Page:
Orlando International Airport had been charging $5.80 for transportation network company pickups, which, even when it was first implemented in 2017 when the airport first began allowing companies like Uber and Lyft to pick up passengers, was the highest fee in the nation, according to CBS Miami.

MCO is able to skirt the 2017 law requiring fee parity in part because of the vague wording, but also because the airport classifies companies like Uber and Lyft as prearranged ride services, while categorizing taxis as an on-demand service.

Uber, as has been its argument for years since it began fighting for statewide regulations to avoid the previous patchwork of local ordinances, is asking less for lower fees than it is for a level playing field — and for GOAA to stop picking winners and losers.

The debate is reminiscent of fights the company battled with Lyft in Hillsborough County where large disparities existed between taxicab fees and rules governing service. In that debacle, the now-defunct Public Transportation Commission was responsible for setting fees and regulations. After a series of public records requests, it was revealed that the Commission’s Executive Director was in communication with the taxi industry over TNC regulations.

The PTC was later disbanded and even if it weren’t, its regulatory authority would have stopped after the 2017 law went into effect anyway.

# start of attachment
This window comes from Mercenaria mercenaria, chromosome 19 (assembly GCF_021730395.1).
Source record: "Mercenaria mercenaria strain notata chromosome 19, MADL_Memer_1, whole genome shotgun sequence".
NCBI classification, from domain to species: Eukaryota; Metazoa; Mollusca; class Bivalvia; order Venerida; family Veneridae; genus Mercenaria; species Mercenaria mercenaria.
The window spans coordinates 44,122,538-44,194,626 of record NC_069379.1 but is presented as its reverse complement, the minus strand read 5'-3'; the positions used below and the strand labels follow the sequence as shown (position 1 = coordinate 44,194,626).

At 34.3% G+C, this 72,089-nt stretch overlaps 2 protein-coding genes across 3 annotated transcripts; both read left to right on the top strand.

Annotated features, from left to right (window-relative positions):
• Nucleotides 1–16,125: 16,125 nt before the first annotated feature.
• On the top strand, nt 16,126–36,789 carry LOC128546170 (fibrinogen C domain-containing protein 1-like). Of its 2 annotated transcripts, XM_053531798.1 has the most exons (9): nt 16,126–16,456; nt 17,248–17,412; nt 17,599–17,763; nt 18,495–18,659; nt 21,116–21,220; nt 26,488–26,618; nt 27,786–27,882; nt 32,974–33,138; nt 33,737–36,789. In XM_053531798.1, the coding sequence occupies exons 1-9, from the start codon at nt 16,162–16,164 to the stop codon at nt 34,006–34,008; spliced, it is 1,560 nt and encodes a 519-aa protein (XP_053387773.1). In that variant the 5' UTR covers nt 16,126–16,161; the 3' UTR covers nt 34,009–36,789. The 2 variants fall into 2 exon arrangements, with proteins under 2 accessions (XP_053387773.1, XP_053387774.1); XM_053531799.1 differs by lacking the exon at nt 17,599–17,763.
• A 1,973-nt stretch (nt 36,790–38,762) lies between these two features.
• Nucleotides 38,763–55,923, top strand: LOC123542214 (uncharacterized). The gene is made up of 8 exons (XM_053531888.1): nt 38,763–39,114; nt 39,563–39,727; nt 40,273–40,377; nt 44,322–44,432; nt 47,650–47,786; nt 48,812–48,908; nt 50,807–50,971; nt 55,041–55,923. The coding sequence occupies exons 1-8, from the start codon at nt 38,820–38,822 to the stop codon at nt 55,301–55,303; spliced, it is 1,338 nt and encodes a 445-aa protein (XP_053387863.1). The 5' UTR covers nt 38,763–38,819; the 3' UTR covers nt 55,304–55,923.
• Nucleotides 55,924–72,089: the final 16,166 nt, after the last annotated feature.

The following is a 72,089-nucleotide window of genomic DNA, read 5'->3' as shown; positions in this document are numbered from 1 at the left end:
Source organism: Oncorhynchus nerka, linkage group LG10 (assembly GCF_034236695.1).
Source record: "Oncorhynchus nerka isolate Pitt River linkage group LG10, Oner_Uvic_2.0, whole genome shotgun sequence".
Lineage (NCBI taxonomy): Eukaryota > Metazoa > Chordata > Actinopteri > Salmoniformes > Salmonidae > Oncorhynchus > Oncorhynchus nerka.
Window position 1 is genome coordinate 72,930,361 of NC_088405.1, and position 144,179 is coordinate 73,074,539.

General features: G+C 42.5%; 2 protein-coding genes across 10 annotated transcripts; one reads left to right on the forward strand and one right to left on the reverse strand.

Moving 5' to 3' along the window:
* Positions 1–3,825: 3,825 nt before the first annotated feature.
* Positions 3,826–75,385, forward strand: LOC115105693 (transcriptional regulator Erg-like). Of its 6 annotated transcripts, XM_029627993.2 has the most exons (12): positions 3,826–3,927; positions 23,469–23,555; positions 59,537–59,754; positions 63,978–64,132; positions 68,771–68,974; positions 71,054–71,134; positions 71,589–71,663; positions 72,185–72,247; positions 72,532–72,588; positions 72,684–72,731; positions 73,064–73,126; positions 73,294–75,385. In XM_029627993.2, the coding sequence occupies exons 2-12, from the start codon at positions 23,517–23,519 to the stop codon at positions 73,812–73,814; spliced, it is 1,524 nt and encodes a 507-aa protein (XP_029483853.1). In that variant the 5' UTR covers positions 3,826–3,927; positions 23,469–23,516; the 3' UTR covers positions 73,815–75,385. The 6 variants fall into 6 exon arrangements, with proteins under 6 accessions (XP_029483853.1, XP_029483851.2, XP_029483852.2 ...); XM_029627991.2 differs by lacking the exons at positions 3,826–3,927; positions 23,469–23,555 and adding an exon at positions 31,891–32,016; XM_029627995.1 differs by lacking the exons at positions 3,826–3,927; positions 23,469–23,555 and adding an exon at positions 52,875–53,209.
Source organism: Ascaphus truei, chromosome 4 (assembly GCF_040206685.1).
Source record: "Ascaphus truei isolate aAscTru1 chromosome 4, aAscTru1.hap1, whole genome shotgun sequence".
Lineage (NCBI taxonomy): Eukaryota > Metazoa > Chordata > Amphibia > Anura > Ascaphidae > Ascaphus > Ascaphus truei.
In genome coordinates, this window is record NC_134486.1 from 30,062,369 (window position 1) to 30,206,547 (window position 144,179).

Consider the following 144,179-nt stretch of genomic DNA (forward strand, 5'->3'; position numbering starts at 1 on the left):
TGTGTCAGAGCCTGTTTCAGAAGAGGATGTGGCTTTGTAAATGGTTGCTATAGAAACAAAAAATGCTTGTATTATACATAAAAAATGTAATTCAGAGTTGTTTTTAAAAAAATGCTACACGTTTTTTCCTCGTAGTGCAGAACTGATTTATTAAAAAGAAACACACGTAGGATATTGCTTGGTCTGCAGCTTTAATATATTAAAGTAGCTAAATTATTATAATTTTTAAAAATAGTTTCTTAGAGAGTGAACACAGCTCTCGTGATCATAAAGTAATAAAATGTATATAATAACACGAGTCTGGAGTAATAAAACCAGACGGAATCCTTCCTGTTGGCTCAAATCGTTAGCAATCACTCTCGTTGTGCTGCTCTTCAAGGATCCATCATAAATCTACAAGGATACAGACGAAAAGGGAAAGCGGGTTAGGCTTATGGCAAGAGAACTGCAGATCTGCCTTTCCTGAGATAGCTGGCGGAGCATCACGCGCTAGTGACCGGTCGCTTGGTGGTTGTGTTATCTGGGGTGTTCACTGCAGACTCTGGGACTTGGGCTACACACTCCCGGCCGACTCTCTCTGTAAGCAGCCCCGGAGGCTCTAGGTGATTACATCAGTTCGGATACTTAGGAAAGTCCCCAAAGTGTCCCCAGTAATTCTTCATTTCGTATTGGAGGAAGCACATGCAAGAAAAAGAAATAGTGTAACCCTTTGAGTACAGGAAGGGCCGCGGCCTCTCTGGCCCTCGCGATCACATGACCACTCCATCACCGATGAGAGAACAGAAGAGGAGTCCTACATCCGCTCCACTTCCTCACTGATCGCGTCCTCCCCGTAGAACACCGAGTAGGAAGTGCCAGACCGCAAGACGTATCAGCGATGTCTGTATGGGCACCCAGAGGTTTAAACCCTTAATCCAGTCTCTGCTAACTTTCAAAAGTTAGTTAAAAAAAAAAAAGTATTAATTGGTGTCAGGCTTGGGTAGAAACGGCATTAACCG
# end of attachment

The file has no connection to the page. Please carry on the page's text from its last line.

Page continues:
It’s also worth noting that Tampa International Airport, which is in Hillsborough County, charges TNCs a $5 pickup fee. That’s still one of the highest in the state, but far less than the $7 Orlando International Airport is charging. In Miami, Uber pays just $2.

The issue does not just impact Uber’s bottom line. The fees reduce the amount drivers are able to take home for rides. Uber keeps up to 25% of a ride cost and then the driver receives whatever is left, minus fees and a share to cover insurance costs.

Drivers have already seen a hit to their earnings with auto insurance rates on the rise in Florida and with the $7 fee at Orlando International Airport, that’s even less drivers can pocket.

Uber told Florida Politics that Orlando International Airport is the only airport in the state where fees for taxis are less than those for TNCs.

GOAA Follow-up Letter_02!09!24 (1) by Janelle Irwin Taylor on Scribd

Janelle Irwin Taylor has been a professional journalist covering local news and politics in Tampa Bay since 2003. In early 2022, she left the business to serve as Communications Director for St. Petersburg Mayor Ken Welch. After leaving the administration, Janelle briefly worked as a communications consultant for candidates, businesses and non-profits, before accepting her position as Publisher for Southeast Politics, a homecoming of sorts to her Florida Politics roots, where she served as a reporter and editor for several years. Janelle has also held roles covering the intersection of politics and business for the Tampa Bay Business Journal and general assignment news with an emphasis on social justice and climate change for WMNF Community Radio, where she also hosted a political call-in show under several names, including Last Call, Midpoint and The Scoop. Janelle has a lust for politics and policy. When she’s not bringing you the day’s news, you might find Janelle enjoying nature with her husband, children and two dogs. You can reach Janelle at [email protected]

© Copyright by Extensive-Enterprises 2024. All rights reserved. Staff Login